As a little girl, I had not encountered madness until we moved to our new, whitewashed concrete bungalow on the outskirts of Nagpur. Down the lane lived a woman who wandered the streets, making incoherent conversations with strangers. Her Christianity added to her mystique, so that the electric lights decorating her house in December, the smell of meat cooking in her kitchen, the absence of a bindi on her forehead, seemed to enhance her insanity.

I did not know then that my childhood was about to come to an abrupt end.

Our lives held so much promise during those years! My father would come home from office on autumn evenings and sit in the frontyard, picturing the Suru trees he would plant, the fountains he would install, the little car he would park in the carport. This last one, we knew, was a pipe dream, but it sounded nice nevertheless. My mother would come home from the Mahila Mandal (Women’s Circle) and brag about her first prize in badminton. I would become the star of the garba dance at the Ganesh Festival, and my little brother would ride his tricycle round and round, pretending it was a sports car.

Then one morning our lives changed. I remember it was Aug. 16, because, the day before, I had given a speech about the freedom fighters at the Independence Day celebrations. I woke up with the sound of a crash and ran to the kitchen to discover my mother lying prostrate on the floor. I ran to the doctor’s house, convinced that my mother was dead.

The doctor came, swinging his leather case. He examined my mother.

From behind the living room curtain, I heard those fateful words: “nervous breakdown.” They were words that would haunt me for the rest of my life.

But I still possessed a child’s optimism then. I would run home from school every day, believing that my mother was better, only to find her lying in a cot in the front veranda, her sari disheveled, crusts of saliva gathered around her mouth, her knee-length hair matted into a shapeless braid. I would wrap her in a fresh sari, brush her tangled-up hair, and after my father came home from work, help him with cooking.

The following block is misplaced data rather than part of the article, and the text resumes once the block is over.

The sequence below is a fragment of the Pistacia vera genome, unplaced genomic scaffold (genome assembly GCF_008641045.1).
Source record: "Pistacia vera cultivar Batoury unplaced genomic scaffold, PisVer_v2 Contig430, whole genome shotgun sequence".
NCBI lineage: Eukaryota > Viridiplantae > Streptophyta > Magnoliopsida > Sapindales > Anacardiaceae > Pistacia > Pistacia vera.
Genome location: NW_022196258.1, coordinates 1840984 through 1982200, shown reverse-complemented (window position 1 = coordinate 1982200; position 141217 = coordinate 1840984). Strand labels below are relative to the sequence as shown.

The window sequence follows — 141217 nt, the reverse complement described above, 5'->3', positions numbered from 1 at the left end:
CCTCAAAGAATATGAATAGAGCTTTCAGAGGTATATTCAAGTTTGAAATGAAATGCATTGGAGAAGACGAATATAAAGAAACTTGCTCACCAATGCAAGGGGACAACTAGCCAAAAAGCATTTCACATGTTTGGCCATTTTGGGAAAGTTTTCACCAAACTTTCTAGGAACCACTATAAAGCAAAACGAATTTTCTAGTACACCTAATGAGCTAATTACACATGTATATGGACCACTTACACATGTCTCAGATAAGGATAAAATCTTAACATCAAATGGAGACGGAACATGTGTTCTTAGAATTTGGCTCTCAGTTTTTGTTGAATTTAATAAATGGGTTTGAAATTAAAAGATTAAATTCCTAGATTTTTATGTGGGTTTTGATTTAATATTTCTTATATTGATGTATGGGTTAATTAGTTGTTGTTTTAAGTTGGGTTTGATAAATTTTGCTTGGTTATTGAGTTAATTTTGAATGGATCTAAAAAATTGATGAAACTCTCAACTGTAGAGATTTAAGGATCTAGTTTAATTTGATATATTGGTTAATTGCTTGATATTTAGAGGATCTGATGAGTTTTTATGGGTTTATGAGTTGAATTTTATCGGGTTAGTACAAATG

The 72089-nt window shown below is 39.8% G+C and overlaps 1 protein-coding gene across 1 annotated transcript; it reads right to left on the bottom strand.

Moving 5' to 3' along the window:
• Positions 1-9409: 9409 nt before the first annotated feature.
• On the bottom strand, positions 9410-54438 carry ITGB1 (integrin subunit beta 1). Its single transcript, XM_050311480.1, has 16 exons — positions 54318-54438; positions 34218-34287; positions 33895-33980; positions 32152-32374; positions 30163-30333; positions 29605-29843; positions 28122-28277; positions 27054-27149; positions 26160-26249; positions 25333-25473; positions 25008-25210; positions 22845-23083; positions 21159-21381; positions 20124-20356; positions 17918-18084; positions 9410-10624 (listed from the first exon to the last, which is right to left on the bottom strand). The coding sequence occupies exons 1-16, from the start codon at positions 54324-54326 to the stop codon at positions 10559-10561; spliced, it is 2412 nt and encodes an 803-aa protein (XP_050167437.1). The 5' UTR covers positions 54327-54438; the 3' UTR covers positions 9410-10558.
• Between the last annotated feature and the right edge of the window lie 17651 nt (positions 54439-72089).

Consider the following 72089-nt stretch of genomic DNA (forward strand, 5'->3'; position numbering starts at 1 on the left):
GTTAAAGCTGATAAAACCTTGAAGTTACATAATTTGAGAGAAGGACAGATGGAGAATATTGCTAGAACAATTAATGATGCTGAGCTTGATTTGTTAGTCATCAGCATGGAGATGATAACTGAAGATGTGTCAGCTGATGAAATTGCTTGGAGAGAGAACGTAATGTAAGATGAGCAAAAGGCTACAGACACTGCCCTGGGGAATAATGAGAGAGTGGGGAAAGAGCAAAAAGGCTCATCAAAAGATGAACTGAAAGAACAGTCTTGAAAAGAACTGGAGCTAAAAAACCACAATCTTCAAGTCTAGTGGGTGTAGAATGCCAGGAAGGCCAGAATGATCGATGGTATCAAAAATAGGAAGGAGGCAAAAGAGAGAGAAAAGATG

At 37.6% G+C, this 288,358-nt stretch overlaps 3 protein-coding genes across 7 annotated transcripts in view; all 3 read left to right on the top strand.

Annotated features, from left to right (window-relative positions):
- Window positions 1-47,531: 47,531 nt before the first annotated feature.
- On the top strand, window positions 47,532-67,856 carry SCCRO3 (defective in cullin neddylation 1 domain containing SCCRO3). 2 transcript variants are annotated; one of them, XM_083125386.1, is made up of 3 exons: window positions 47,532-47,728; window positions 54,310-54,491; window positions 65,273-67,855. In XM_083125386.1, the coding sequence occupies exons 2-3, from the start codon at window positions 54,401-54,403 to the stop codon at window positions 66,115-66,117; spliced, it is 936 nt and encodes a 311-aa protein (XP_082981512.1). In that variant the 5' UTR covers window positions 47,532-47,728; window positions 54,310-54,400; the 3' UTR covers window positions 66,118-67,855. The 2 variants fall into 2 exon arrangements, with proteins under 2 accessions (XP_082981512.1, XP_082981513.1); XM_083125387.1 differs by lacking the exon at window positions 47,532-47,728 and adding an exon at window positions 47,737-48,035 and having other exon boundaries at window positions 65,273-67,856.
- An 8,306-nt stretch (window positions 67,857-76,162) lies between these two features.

Relatives came to visit, including my mother’s sister, the nurse, who mysteriously refused to offer any medical advice. Eventually, everyone left.

Then one day, I came home from school to discover neighborhood ladies gathered around the cot, offering idle advice to my mother, who was weeping hysterically.

Something stirred inside me in that moment. I don’t know if it was rage or resolve, but I told the ladies to leave. My mother complained, of course. But when my father came home from office, I recounted to him the circus the ladies had created out of my mother’s misery, and he praised me for doing the right thing.

I never described to my father the utter sense of humiliation I had felt as the object of the women’s derision. Instead, I sat down on my mother’s cot, and with a pair of scissors, cut up her tangled up braid.

As I went through puberty and my mother failed to explain to me the mysterious bloody spots that showed up in my underwear every month, something hardened inside me forever. I became a solo female warrior, soldiering on with life’s travails. My father encouraged me in my studies of course, but there were so many things he could not imagine I needed help with.

I can’t recall the exact moment when I realized that my mother would never get better. My brother occasionally came home from school and pleaded tearfully, “Promise me you will get better, Mother, please get up and be the way you used to be.” Deep down in our hearts we always believed that our mother was doing this on purpose, that somehow we had failed her and she was punishing us—particularly me—for being bad children.

I never told anyone at school about her condition, and no one asked me anything. We had no language to talk about my mother; expressions like manic depression, schizophrenia, bipolar disorder, did not exist.

The woman down the lane still roamed the roads, and I did not want my mother to be associated with her in any way.

As a teenager, I once attended a family wedding. An aunt stared at my mother as she sat in a corner of the wedding tent, rubbing her forehead, while the other ladies bustled about spraying guests with rosewater. My aunt pointed her forefinger to her right temple, and, gesturing towards my mother, twirled it around to indicate madness. It was then I realized that I would never find a surrogate mother among my relatives.

I never told anyone that my mother did stranger things than complaining constantly of imaginary illnesses or having paranoid delusions that the neighbor had poisoned her with tea.

For years, I read books on psychiatry, even thumbed through the DSM manual, trying to diagnose my mother’s condition. What I never realized was that it was I who was damaged and needed to heal.

Sarita Sarvate writes commentaries for Pacific News Service and KQED.

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